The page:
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The prestigious Brian Maurer Young Investigator Award, presented at the recent Irish Cardiac Society Annual Scientific Meeting and AGM in Galway, was won by Dr Alan Hanley — who recently received his certificate of satisfactory completion of specialist training — for his presentation titled ‘The Role of ZFHX3 in Atrial Fibrillation (AF).
Dr Hanley and colleagues sought to identify the role of ZFHX3 in the pathophysiology of AF and hypothesised that cardiac-restricted knock-down of this gene in a mammalian model organism would perturb normal cardiac development and function, and illuminate the role of ZFHX3 in AF.
Knock-down was confirmed by organ specific genotyping, said Dr Hanley, and among the study mice, increased inducibility of atrial arrhythmias was observed at in vivo electrophysiology testing when the mice were three months old.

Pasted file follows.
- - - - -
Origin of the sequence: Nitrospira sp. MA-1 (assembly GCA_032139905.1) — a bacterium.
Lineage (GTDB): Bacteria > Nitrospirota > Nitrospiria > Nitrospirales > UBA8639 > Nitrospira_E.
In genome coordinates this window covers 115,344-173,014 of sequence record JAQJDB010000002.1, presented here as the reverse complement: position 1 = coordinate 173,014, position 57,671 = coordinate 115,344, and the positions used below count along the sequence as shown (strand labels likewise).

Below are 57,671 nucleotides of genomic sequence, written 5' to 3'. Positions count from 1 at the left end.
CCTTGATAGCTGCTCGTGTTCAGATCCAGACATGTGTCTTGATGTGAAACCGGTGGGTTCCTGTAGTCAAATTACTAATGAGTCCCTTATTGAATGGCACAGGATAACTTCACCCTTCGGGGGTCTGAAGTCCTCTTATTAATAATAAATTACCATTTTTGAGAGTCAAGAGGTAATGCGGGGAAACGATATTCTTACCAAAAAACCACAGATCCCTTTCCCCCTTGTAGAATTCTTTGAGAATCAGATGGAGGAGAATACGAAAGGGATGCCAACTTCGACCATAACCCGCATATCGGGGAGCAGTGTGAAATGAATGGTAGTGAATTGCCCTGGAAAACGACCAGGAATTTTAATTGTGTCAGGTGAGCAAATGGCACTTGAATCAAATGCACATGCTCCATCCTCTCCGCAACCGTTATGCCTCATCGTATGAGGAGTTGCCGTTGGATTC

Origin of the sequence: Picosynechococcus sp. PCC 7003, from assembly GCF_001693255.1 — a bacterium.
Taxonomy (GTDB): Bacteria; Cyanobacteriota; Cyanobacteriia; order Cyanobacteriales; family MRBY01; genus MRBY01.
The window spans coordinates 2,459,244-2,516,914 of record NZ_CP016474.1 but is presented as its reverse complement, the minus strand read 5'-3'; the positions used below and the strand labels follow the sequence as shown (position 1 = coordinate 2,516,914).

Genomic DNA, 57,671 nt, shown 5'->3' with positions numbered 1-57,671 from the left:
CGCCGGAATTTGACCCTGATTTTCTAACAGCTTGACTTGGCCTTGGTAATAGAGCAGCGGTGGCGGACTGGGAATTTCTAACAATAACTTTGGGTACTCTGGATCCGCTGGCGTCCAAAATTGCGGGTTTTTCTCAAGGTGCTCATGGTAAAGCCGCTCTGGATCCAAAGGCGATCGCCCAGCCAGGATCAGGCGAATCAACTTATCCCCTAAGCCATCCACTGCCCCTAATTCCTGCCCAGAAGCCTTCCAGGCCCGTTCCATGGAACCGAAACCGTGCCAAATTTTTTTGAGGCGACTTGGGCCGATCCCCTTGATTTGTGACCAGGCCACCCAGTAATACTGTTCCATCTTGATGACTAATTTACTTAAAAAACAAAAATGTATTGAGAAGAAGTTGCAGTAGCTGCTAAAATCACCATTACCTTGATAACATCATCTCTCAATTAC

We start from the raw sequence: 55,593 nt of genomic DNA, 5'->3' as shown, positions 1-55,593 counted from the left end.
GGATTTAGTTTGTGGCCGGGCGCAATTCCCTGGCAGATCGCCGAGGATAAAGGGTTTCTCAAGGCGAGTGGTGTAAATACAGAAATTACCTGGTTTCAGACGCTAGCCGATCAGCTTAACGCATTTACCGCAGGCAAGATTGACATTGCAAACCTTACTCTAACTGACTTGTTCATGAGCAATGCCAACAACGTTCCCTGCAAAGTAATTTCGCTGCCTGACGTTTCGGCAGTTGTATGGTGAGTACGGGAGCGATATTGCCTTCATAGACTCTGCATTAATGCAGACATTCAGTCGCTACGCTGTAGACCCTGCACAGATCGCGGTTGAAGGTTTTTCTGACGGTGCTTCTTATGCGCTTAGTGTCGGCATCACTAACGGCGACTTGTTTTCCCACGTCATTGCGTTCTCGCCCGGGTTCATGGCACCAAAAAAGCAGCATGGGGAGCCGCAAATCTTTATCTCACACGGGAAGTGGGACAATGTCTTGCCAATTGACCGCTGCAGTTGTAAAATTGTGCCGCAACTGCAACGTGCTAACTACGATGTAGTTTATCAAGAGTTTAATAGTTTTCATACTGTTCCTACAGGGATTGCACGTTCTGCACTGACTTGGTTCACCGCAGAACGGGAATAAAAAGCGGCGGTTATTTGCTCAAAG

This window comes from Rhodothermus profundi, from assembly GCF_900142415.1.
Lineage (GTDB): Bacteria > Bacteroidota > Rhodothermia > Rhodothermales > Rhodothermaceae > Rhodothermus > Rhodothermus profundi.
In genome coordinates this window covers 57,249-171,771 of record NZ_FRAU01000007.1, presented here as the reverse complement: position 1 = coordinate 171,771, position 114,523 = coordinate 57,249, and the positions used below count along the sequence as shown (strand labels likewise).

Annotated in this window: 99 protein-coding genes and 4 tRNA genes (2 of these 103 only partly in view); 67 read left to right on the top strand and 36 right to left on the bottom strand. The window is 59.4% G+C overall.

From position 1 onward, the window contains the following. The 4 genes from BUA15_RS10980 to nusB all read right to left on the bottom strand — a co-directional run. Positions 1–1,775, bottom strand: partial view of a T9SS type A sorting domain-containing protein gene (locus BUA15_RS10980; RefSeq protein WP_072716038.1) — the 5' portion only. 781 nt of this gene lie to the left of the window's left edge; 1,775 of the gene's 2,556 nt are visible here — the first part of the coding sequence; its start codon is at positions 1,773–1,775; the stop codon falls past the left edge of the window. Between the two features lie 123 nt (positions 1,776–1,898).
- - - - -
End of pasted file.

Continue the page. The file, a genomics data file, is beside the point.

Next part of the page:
Cardiac structure and function was normal in the knock-down mice at three months, the researchers observed, and premature mortality was noted. MRI revealed severe cardiomyopathy prior to death, with impaired left ventricular function and atrial enlargement. The histology of the affected hearts revealed severely dilated and fibrosed atria containing a large mass consistent with thrombus, the team reported.
Immunofluorescence of mouse hearts from early embryonic to adult stages confirmed cardiac expression of ZFHX3, with a marked atrial predominance, Dr Hanley told the conference.
In his conclusion, Dr Hanley explained: “We have uncovered a role for ZFHX3 in the left-right patterning of cardiac atria. Disruption of this developmental process predisposes to atrial cardiomyopathy, affects atrial electrophysiology properties, and may lead to AF.”